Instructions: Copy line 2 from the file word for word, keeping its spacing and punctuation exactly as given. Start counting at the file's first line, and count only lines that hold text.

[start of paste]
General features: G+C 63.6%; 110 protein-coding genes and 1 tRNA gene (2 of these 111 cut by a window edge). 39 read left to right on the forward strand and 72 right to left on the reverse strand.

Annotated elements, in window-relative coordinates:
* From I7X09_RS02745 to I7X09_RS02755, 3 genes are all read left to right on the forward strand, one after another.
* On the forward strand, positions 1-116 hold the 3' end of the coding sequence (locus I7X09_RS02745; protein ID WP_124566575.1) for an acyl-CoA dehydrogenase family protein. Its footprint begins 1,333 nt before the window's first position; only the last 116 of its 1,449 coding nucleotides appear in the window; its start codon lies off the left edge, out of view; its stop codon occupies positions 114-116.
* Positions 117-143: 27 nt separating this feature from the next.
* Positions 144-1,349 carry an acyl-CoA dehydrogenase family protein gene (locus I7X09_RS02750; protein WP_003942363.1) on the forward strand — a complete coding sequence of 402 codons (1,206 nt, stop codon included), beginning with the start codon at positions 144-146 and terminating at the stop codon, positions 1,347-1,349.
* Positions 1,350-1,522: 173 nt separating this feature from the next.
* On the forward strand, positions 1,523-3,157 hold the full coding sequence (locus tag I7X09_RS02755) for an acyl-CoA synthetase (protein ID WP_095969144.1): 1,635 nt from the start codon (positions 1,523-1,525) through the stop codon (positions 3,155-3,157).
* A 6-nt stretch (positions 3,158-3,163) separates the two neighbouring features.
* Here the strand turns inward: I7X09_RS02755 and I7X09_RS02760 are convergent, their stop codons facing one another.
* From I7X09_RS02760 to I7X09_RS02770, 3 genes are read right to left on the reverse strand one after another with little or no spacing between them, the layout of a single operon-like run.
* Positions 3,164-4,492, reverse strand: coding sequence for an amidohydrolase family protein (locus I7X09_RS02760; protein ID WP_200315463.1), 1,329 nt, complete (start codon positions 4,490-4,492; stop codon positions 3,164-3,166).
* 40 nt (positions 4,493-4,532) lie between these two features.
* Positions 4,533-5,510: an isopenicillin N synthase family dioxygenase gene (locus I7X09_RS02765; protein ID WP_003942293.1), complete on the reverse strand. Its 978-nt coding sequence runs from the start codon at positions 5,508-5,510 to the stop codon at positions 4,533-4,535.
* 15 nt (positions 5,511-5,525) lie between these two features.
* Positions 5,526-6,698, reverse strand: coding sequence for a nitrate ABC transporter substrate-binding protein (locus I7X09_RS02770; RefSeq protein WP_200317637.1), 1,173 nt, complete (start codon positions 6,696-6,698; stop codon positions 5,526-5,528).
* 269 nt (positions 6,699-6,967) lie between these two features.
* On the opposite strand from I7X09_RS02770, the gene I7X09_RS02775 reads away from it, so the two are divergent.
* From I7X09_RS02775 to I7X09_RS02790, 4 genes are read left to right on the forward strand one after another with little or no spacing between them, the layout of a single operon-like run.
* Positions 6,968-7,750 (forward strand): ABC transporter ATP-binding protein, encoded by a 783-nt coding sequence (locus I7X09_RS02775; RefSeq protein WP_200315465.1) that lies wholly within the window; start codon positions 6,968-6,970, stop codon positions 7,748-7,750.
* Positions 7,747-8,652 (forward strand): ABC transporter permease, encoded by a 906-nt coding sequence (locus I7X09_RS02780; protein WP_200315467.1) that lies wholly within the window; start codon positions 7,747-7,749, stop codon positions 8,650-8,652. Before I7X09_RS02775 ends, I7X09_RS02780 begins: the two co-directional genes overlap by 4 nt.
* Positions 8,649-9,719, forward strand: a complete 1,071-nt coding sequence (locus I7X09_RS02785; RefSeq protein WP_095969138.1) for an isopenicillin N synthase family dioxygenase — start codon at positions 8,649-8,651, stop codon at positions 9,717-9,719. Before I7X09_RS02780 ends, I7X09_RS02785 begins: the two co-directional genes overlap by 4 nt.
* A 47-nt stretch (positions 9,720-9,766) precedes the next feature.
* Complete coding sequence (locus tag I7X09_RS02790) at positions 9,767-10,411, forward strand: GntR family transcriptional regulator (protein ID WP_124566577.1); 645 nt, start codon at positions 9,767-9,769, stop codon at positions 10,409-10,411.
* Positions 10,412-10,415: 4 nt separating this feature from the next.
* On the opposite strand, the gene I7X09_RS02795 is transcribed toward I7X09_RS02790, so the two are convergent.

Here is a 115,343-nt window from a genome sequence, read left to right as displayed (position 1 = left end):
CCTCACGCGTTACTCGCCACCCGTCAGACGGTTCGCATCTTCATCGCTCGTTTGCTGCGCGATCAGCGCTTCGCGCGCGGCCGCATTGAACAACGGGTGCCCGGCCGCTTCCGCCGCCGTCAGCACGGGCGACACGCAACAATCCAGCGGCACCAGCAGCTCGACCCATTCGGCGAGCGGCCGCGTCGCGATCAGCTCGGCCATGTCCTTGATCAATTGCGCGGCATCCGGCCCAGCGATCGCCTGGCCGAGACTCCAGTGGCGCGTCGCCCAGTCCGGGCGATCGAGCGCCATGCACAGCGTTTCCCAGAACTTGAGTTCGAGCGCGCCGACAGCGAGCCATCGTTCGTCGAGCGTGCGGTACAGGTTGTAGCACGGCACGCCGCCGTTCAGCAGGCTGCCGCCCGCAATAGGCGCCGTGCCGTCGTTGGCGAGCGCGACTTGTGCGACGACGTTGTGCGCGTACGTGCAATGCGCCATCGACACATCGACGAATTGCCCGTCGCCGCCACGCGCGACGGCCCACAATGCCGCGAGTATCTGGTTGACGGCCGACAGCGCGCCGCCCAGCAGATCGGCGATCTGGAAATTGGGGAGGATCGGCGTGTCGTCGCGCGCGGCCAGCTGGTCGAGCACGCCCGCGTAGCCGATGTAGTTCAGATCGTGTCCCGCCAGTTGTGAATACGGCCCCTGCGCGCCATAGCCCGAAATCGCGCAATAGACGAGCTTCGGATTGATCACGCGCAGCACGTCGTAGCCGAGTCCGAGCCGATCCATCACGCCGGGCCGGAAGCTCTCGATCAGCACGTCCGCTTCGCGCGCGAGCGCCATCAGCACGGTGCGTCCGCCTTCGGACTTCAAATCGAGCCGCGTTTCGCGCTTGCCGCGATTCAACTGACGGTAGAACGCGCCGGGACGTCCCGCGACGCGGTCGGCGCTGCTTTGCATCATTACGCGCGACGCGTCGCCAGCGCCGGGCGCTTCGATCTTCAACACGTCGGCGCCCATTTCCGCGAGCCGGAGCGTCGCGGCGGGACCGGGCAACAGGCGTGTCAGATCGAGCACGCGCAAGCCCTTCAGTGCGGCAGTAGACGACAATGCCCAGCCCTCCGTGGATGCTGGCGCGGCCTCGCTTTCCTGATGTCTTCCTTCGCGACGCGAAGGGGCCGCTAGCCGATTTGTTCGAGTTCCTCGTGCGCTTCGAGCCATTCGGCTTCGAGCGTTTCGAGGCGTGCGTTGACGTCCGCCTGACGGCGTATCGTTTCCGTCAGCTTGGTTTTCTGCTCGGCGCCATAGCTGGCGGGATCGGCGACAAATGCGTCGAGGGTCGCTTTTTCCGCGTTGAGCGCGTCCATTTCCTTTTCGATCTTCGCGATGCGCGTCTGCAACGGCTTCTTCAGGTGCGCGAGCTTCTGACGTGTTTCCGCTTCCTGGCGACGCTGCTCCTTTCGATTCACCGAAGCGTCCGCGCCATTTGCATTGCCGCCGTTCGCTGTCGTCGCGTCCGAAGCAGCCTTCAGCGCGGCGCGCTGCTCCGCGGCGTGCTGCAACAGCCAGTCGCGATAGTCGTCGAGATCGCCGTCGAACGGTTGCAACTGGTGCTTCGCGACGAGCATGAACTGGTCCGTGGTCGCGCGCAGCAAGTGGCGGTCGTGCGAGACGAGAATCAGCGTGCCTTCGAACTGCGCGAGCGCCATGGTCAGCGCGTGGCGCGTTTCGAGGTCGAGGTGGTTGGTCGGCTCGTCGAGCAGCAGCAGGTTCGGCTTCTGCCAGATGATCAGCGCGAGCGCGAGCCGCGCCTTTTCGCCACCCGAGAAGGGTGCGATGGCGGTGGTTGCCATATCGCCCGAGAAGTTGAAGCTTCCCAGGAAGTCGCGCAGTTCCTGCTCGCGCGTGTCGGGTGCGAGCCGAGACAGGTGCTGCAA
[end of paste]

Annotated elements, in window-relative coordinates: